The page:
Most of my novels were ones that I wanted to write. STONE WOMAN was one that I HAD to write.
When writing historical novels based on true events, the challenge is to not make the scenes read like dry, academic research for a thesis. My award-winning historical novel, Stone Woman: Winema and the Modocs, offers many examples of how (hopefully) not to bore readers. I will present some scenes to illustrate what I mean.
WHAT IS THE CONFLICT?
As it is with most stories about Native Americans, the conflict emerges from their desperate struggles to protect their culture, their way of life, from white America as Manifest Destiny drives it westward. It was no different for the small Modoc tribe of southern Oregon/northern California. In fact, their story serves as a microcosm for just about all the tribes of North America, whatever their size.
Much of the story is presented through the eyes of Winema, a Modoc woman who is destined to marry a white man. As early as chapter one the conflict is laid out in what I believe is a unique setting. “Winema” will not be given that name, which translates to “Woman of the Brave Heart,” till she performs a heroic deed later in the story. As a young girl she is called Nanooktowa, the “Strange Child,” given her independence and strong will. In the opening scene she has journeyed to a particular spot in the Link River called the Sacred Place. There, under certain conditions, a stone image representing Kumookumts, the Creator, can be seen in the middle of the river. Nanooktowa has been there many times before to talk to the Creator. Now, after some “small talk,” she has something else to say. Here is the scene:
“Our Father, I am sorry, you do not want to be troubled with such foolishness! Let us speak of the basdin. I suppose you are keeping an eye on them. More and more they were the subjects of conversations in the winter temescals. I have not yet seen one; I do not think I ever want to. Some of our men wear their clothes and carry their awful guns. But they have gotten these from the trading councils in the far-off northern place called The Dalles, not from the ones who have come to our land. They have killed some of the People and we some of them, although the Lagi has said we should avoid them. My father agrees with our chief.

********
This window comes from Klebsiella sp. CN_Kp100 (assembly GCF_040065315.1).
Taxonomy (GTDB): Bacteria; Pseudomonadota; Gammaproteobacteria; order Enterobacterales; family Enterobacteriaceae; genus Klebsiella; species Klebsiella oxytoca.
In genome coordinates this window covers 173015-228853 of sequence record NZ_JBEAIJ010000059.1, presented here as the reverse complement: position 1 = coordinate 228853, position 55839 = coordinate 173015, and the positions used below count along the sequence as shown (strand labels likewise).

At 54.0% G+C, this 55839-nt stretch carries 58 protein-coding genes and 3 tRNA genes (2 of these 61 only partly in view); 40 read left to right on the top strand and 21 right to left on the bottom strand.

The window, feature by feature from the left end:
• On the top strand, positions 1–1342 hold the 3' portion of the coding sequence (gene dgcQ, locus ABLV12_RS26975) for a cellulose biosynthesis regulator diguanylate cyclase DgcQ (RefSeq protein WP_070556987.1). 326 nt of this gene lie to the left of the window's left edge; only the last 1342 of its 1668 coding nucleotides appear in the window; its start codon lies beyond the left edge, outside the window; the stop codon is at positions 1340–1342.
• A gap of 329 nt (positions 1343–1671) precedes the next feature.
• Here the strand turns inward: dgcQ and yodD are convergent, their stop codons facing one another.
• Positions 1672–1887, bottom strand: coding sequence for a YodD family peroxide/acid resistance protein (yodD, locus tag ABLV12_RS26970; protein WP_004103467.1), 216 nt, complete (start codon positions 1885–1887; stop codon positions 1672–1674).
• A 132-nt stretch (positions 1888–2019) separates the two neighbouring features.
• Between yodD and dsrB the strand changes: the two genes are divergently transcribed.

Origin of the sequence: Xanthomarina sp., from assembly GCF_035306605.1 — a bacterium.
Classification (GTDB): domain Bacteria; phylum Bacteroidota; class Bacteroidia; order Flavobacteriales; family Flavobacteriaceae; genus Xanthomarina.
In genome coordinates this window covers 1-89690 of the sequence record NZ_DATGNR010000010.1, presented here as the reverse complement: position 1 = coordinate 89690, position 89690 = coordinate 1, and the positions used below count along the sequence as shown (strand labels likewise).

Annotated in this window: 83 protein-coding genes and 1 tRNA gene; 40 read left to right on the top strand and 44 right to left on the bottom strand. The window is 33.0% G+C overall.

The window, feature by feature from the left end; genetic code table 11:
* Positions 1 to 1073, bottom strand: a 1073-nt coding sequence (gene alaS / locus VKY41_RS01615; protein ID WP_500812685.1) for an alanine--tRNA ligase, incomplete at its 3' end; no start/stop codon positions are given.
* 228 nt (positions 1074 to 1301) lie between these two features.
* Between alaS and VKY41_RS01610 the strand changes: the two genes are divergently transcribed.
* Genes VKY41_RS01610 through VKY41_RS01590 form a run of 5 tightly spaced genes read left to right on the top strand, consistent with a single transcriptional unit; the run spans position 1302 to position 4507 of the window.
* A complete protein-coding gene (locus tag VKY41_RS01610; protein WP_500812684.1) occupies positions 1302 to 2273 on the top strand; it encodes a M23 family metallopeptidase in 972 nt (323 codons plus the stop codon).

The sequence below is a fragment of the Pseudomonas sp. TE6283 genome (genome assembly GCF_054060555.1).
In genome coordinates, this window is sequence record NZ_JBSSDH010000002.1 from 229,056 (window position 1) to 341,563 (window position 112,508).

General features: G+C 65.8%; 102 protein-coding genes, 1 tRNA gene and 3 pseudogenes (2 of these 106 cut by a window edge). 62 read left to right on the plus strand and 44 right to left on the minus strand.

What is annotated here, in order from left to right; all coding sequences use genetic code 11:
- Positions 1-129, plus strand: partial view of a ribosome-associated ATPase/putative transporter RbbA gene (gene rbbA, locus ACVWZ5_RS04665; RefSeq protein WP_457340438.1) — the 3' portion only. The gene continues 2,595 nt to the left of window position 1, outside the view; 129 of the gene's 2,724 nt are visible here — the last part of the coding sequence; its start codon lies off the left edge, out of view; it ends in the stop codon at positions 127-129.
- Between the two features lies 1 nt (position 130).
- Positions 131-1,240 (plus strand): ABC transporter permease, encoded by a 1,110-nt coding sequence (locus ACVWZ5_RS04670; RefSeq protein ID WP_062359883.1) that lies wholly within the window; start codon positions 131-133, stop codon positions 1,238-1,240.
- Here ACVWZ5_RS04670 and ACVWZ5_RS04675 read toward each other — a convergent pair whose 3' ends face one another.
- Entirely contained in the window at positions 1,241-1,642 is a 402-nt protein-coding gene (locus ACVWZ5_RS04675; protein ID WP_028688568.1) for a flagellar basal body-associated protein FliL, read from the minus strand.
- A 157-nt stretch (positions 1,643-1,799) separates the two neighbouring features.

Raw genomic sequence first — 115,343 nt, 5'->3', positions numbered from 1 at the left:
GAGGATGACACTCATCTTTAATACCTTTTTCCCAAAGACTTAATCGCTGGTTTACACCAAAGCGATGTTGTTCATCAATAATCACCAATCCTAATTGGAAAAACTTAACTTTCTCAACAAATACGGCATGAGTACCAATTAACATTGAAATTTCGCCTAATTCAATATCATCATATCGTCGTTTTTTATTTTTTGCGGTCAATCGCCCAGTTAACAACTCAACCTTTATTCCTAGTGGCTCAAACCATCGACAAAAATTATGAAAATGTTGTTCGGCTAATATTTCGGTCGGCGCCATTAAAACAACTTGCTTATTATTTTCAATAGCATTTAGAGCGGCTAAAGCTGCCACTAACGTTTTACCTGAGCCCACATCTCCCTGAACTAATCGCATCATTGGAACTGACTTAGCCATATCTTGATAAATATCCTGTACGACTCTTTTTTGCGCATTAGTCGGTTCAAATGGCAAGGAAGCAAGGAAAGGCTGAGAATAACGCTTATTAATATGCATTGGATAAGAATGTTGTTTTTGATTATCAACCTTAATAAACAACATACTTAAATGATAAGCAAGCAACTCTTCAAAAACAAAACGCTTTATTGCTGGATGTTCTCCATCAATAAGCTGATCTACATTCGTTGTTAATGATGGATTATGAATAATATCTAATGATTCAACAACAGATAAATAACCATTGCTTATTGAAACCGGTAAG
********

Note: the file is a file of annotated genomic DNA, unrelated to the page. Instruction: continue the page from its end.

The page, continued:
“But now there is something else. The shiny metal, the gold, has brought more of them here, and they stay. There is even word of a white man’s village to the southwest, toward the Ieka mountain. Please, Kumookumts, let them find what they want, so they may leave the Smiles of God and go back where they came from. As my cousin Kientpoos has said, ‘The People do not need this distraction in their lives.’”
A CHILD OF DREAMS
In chapter three, titled “The White Hand,” I present a scene in the Modocs’ village after Nanooktowa returns from the Sacred Place. It is designed to illustrate the day-to-day activities of the tribe, though in this context there is an undercurrent of concern. Then, the village becomes the site of frenetic movement as the people learn that the kyog (shaman) has had a dream, a significant occurrence. Nanooktowa joins the rest of the tribe at the shaman’s lodge. Here is the scene:
The Lagi gestured for silence. For a few moments the frail kyog, whose eyes were shut, rocked from side to side. The cracked lips then parted. A deep imposing voice carried through the village.